Warriors (Alex Hawke Series #8)

Warriors (Alex Hawke Series #8)

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by Ted Bell
     
 

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Counterspy Alexander Hawke is out to catch a villainous megalomaniac—a man obsessed with horrifying warfare experiments—in this latest mesmerizing thriller in Ted Bell's New York Times bestselling series, reminiscent of Clive Cussler and Daniel Silva.

When a Cambridge professor is murdered, a victim of Chinese torture, Alex Hawke teams up

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Overview

Counterspy Alexander Hawke is out to catch a villainous megalomaniac—a man obsessed with horrifying warfare experiments—in this latest mesmerizing thriller in Ted Bell's New York Times bestselling series, reminiscent of Clive Cussler and Daniel Silva.

When a Cambridge professor is murdered, a victim of Chinese torture, Alex Hawke teams up with Scotland Yard colleague and friend inspector Ambrose Congreve to find the killer. But this death is only the beginning of a lethal game of geopolitical brinkmanship.

Meanwhile, hostilities are escalating between China, North Korea, and the United States. In the East China Sea, a North Korean crew murders four U.S. sailors. Then China launches fighter jets and a megasubmarine more sophisticated than any seen before—military technology that might leapfrog everything the U.S. and Great Britain possess.

With the situation edging towards global devastation, Hawke must pull off his most daring mission yet: infiltrate enemy territory and neutralize their advantage . . . or risk the outbreak of World War III.

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Editorial Reviews

Publishers Weekly
02/10/2014
China seeks to rule the world in bestseller Bell’s entertaining eighth novel featuring MI6 super-agent Alex Hawke (after 2012’s Phantom). For five years, a Chinese military unit under the command of Gen. Sun-Yat Moon, “someone capable of unspeakable cruelty,” has held Dr. William Lincoln Chase, “the legendary American scientist and Nobel laureate,” on Xinbu Island in the South China Sea. Chase is the genius behind the Centurion Submariner Project, which has produced an unmanned submersible vessel capable of launching 40 long-range nuclear missiles. To ensure Chase’s cooperation, his wife and children are held hostage in a North Korean death camp. Hawke and his team set out to rescue Chase and family, and deal with the Chinese threat. Silly prose aside (e.g., “He had it in for people who starved, tortured and murdered children”), this is a thrilling ride that even includes a cameo appearance by the current Queen of England. Agent: Peter Lampack, Peter Lampack Agency. (Apr.)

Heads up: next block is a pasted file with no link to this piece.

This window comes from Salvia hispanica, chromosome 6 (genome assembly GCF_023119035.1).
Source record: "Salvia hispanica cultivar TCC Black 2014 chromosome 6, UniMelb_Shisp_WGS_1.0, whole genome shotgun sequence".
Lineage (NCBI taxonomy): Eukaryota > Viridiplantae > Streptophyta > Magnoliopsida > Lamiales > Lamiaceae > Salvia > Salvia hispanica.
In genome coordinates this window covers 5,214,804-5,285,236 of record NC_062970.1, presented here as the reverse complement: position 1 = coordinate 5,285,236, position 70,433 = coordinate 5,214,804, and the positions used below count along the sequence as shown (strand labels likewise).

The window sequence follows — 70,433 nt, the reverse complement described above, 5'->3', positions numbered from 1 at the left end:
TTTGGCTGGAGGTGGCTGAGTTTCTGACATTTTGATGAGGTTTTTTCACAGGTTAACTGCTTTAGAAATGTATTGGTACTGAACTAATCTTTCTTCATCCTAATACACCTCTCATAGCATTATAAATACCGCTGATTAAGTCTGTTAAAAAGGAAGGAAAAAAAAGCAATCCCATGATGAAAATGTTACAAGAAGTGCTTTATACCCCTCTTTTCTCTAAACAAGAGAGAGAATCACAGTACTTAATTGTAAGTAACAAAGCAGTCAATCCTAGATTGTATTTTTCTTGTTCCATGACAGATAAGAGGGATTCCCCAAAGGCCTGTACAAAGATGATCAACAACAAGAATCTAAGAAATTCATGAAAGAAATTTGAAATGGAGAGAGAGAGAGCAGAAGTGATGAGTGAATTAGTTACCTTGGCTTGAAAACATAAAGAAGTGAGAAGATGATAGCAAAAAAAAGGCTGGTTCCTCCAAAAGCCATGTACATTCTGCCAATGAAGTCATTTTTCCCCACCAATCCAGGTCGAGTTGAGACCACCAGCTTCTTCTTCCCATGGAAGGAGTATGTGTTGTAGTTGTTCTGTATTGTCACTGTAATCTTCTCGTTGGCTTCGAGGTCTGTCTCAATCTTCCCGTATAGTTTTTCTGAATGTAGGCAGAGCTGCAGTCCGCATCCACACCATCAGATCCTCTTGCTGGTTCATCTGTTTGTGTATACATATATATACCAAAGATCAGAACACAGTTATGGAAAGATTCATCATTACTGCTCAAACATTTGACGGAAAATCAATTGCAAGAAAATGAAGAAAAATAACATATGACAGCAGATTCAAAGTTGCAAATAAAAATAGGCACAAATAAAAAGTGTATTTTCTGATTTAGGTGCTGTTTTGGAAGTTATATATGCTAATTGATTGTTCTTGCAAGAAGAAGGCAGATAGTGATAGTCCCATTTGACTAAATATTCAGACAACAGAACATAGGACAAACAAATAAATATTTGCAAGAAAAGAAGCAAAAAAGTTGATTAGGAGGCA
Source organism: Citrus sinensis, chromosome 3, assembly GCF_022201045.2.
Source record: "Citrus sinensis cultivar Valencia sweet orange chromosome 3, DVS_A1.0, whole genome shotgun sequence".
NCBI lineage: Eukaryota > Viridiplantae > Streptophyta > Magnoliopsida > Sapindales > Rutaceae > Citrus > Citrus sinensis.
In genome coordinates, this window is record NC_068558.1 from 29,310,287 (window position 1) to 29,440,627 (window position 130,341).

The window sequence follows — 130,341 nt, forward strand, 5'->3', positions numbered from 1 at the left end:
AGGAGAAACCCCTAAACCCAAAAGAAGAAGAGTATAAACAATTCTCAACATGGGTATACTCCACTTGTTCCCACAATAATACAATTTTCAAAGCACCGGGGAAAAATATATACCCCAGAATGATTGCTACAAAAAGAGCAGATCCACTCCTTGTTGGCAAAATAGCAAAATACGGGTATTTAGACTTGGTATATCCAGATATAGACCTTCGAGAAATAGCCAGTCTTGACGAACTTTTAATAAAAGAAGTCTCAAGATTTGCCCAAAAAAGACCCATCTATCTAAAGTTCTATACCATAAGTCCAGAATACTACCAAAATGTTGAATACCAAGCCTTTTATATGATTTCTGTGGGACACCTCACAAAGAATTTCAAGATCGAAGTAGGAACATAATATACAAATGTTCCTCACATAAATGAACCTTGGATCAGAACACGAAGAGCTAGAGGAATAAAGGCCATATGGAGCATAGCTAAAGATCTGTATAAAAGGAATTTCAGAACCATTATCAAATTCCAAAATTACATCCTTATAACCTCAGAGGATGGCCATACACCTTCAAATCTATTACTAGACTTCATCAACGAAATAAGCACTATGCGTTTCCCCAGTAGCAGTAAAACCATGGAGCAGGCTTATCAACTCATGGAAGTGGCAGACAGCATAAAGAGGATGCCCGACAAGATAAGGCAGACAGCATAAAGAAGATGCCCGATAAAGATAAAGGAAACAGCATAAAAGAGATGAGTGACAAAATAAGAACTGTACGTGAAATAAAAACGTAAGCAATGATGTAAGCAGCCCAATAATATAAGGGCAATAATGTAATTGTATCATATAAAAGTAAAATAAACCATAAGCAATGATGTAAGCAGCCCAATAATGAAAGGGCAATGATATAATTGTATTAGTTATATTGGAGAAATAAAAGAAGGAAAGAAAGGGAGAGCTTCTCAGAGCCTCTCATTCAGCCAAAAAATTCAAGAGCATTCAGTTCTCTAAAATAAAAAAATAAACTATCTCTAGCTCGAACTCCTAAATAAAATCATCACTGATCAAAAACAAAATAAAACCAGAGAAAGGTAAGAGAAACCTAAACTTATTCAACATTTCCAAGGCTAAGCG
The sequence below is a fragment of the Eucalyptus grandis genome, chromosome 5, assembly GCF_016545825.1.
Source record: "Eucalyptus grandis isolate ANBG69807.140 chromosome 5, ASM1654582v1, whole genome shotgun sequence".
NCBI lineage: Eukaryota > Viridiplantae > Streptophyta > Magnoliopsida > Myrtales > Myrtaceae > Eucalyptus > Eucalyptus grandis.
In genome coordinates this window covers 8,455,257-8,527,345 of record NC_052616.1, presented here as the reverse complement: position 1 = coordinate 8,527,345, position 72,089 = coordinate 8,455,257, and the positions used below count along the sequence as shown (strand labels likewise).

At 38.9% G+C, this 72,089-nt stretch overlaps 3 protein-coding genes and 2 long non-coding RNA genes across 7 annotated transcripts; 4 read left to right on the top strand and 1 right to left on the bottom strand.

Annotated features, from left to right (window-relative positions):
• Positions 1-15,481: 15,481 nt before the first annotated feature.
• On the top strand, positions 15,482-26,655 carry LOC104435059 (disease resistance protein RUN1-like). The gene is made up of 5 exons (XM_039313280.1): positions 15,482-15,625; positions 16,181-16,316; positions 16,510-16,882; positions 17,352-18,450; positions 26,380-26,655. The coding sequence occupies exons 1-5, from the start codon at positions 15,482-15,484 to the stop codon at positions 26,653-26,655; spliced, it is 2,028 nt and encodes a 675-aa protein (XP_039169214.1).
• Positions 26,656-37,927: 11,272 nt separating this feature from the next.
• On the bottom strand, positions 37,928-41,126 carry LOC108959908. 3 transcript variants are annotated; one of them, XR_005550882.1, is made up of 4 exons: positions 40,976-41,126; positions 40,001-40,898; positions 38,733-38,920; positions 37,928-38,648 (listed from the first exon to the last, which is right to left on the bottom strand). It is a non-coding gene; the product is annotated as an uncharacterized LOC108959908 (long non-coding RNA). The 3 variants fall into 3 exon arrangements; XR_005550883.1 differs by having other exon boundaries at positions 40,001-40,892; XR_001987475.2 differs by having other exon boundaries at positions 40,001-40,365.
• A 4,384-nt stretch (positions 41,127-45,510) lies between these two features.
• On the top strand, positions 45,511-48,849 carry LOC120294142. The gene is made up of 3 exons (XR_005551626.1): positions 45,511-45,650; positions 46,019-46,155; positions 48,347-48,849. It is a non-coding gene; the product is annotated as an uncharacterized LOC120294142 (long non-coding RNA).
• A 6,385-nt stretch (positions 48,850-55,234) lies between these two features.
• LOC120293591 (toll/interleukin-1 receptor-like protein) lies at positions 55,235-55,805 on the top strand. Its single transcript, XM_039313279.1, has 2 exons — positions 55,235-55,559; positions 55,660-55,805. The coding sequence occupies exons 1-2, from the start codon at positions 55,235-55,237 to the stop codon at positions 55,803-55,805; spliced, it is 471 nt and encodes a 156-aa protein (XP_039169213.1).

Kirkus Reviews
2014-03-20
Bell's Warriors is the eighth Alex Hawke thriller, and it's fun in its own fast-moving, quirky way. Lord Alexander Hawke is a stunningly handsome and rich Brit whose hobby seems to be saving the world. He's admired by the queen and presidents alike. So when U.S. President Tom McCloskey drops dead from a poisoned birthday cake, his funeral is attacked by drones, and a new Chinese regime rattles its sabers, who're you gonna call? In fact, it's a while before Hawke is fully woven into the plot, which bounces from the U.S. to Britain to China to North Korea and the oceans in between. His personal life figures into the story, including his sexual escapades, his love for his young son and the perils of giving the nanny the weekend off. Then the American scientist William Lincoln Chase is kidnapped by the North Koreans, since he's the only person in the world with the know-how to create a weapon that will change the global balance of power. The "Norks" know exactly how to force Chase to create that weapon, and they will waste no time bringing civilization (i.e. the U.S. and Britain) to its knees. Clearly, this is a job for Lord Hawke and his handpicked band of warriors. They are jaunty types who, as they land on a darkened beach for a risky exfiltration, manage time for humor. When a team member wonders if the mission will turn into a Chinese version of Little Big Horn, Hawke replies, "I ain't no Custer, Stokely Jones." Meanwhile, in England, the "world-famous criminalist" Ambrose Congreve defends Hawke's son against beastly black birds with a James Bond–ian brolly worthy of MI6's Q. Near the end, a villain exclaims, "Then bring me the head of Alexander Hawke!" Really, there's no need. When we finish enjoying Warriors, just bring us Hawke's next lively adventure.
James Patterson